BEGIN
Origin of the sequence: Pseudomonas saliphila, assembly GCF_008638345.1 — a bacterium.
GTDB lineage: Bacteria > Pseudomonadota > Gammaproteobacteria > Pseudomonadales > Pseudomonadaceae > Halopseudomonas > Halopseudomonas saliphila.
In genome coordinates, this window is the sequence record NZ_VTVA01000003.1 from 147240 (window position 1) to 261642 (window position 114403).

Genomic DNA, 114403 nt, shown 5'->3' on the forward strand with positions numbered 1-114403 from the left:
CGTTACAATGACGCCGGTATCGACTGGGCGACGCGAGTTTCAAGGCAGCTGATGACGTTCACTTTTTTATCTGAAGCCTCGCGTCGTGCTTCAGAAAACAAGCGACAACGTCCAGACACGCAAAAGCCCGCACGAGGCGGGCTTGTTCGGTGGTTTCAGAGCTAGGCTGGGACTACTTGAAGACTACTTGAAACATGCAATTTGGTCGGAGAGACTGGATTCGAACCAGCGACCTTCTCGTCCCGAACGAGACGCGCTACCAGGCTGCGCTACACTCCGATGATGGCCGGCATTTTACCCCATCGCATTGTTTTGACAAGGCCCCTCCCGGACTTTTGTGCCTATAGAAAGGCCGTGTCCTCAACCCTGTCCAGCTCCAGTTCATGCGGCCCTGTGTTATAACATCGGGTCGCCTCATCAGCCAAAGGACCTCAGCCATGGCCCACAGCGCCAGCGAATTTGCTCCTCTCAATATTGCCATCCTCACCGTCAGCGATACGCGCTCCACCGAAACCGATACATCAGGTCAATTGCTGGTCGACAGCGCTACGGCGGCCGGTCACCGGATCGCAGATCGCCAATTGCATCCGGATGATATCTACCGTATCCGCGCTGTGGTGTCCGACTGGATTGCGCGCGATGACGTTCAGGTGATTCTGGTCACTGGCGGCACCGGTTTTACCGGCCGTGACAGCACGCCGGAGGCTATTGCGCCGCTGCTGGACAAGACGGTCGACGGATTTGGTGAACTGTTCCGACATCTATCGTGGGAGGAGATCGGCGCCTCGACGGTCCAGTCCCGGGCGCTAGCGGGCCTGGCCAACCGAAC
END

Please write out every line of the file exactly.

Origin of the sequence: Pseudomonas saliphila, assembly GCF_008638345.1 — a bacterium.
GTDB lineage: Bacteria > Pseudomonadota > Gammaproteobacteria > Pseudomonadales > Pseudomonadaceae > Halopseudomonas > Halopseudomonas saliphila.
In genome coordinates, this window is the sequence record NZ_VTVA01000003.1 from 147240 (window position 1) to 261642 (window position 114403).

Genomic DNA, 114403 nt, shown 5'->3' on the forward strand with positions numbered 1-114403 from the left:
CGTTACAATGACGCCGGTATCGACTGGGCGACGCGAGTTTCAAGGCAGCTGATGACGTTCACTTTTTTATCTGAAGCCTCGCGTCGTGCTTCAGAAAACAAGCGACAACGTCCAGACACGCAAAAGCCCGCACGAGGCGGGCTTGTTCGGTGGTTTCAGAGCTAGGCTGGGACTACTTGAAGACTACTTGAAACATGCAATTTGGTCGGAGAGACTGGATTCGAACCAGCGACCTTCTCGTCCCGAACGAGACGCGCTACCAGGCTGCGCTACACTCCGATGATGGCCGGCATTTTACCCCATCGCATTGTTTTGACAAGGCCCCTCCCGGACTTTTGTGCCTATAGAAAGGCCGTGTCCTCAACCCTGTCCAGCTCCAGTTCATGCGGCCCTGTGTTATAACATCGGGTCGCCTCATCAGCCAAAGGACCTCAGCCATGGCCCACAGCGCCAGCGAATTTGCTCCTCTCAATATTGCCATCCTCACCGTCAGCGATACGCGCTCCACCGAAACCGATACATCAGGTCAATTGCTGGTCGACAGCGCTACGGCGGCCGGTCACCGGATCGCAGATCGCCAATTGCATCCGGATGATATCTACCGTATCCGCGCTGTGGTGTCCGACTGGATTGCGCGCGATGACGTTCAGGTGATTCTGGTCACTGGCGGCACCGGTTTTACCGGCCGTGACAGCACGCCGGAGGCTATTGCGCCGCTGCTGGACAAGACGGTCGACGGATTTGGTGAACTGTTCCGACATCTATCGTGGGAGGAGATCGGCGCCTCGACGGTCCAGTCCCGGGCGCTAGCGGGCCTGGCCAACCGAAC